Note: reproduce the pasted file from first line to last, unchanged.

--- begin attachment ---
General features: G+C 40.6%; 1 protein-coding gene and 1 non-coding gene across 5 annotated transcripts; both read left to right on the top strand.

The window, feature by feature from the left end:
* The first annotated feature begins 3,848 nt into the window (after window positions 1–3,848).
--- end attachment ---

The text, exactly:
General features: G+C 40.6%; 1 protein-coding gene and 1 non-coding gene across 5 annotated transcripts; both read left to right on the top strand.

The window, feature by feature from the left end:
* The first annotated feature begins 3,848 nt into the window (after window positions 1–3,848).